Access time isn’t really an issue, as all flash SSDs access data in a fraction of the time needed by a conventional hard drive.
However, access time refers to locating and accessing a single piece of data. The following I/O benchmarks are based on random and sequential I/O operations, and they include small and large block sizes, depending on the individual profile used.
Databases usually read and write a lot, and they typically move very small chunks of data. Most of the flash SSDs are limited to less than 100 I/O operations per second, which can typically be matched by mechanical hard drives.
File servers work with much larger files, and there are clearly more reads than writes. This is favorable for many flash SSDs, which are quickest when they have to read large amounts of data.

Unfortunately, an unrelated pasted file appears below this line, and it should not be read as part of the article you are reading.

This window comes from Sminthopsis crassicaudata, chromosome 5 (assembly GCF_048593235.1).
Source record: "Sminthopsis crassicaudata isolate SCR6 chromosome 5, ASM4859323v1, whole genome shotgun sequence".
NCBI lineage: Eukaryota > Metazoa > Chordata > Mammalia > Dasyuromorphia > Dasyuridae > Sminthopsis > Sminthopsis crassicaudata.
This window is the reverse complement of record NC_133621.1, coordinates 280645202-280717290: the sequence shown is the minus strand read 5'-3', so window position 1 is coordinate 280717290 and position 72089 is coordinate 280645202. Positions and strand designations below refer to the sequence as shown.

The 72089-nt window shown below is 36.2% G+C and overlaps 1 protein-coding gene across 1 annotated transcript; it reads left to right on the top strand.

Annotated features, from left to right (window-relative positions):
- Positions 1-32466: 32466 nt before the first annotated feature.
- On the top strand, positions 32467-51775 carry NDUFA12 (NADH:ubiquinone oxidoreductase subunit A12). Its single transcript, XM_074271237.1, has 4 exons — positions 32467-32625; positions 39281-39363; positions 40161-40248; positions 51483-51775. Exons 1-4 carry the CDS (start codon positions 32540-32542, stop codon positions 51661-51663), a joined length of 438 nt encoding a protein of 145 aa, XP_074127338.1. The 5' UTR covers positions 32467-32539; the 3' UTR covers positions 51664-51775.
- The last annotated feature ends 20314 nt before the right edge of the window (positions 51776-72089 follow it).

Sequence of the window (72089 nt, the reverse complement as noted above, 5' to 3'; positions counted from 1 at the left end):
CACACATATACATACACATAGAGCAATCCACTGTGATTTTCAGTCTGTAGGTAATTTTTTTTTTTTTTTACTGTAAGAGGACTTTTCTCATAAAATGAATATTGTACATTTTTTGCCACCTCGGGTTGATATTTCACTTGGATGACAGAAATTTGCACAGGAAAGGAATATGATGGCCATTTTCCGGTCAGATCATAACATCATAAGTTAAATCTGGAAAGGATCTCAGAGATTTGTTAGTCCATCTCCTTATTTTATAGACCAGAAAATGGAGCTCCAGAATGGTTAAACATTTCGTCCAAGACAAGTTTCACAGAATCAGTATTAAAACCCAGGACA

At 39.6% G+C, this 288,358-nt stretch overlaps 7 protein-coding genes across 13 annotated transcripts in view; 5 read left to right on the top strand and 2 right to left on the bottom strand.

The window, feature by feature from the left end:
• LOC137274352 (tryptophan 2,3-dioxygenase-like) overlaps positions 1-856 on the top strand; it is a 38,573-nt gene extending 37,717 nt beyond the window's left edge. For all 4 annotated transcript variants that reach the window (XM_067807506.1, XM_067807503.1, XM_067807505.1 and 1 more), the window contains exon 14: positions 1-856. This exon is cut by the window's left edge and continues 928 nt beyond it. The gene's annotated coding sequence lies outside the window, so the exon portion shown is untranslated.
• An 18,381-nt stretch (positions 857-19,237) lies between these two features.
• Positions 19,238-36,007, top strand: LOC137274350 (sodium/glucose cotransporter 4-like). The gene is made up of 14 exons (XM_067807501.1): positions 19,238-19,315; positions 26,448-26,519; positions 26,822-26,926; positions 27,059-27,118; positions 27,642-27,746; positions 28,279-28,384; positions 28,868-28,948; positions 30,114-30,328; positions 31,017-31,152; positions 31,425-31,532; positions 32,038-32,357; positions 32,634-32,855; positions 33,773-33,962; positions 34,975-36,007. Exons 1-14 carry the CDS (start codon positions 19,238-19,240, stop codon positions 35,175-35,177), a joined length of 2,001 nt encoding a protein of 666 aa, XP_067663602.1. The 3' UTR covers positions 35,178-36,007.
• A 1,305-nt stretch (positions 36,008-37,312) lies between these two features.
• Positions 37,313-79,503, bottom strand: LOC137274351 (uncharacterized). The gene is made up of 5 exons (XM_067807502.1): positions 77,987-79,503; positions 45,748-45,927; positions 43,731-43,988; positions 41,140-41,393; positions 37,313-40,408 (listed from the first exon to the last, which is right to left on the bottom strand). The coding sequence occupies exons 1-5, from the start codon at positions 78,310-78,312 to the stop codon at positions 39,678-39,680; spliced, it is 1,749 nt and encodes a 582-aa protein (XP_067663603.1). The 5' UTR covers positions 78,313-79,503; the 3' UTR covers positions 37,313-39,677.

Web servers are dominated by read access, and by small amounts of data. In this benchmark, any flash SSD does much better than a regular hard drive.
The workstation I/O benchmark pattern is tough, as it includes small and medium block sizes, and reads as well as writes.
- SSDs for 2009: They’re New, But Are They Better?
- Chaintech Apogee SSD, 64 GB
- Memory Corp F4 MLC SSD, 32 GB
- Memory Corp F4 SLC SSD, 32 GB
- Silicon Power 64 GB SLC
- Soliware SSD S100 32 GB
- Super Talent SATA 2.5” SSD, MasterDrive OX
- Comparison Table, Test Setups
- Throughput, Interface Performance
- Access Time, I/O Performance
- Application Performance, Power Consumption
- Efficiency: Streaming Reads
- Efficiency: Workstation I/O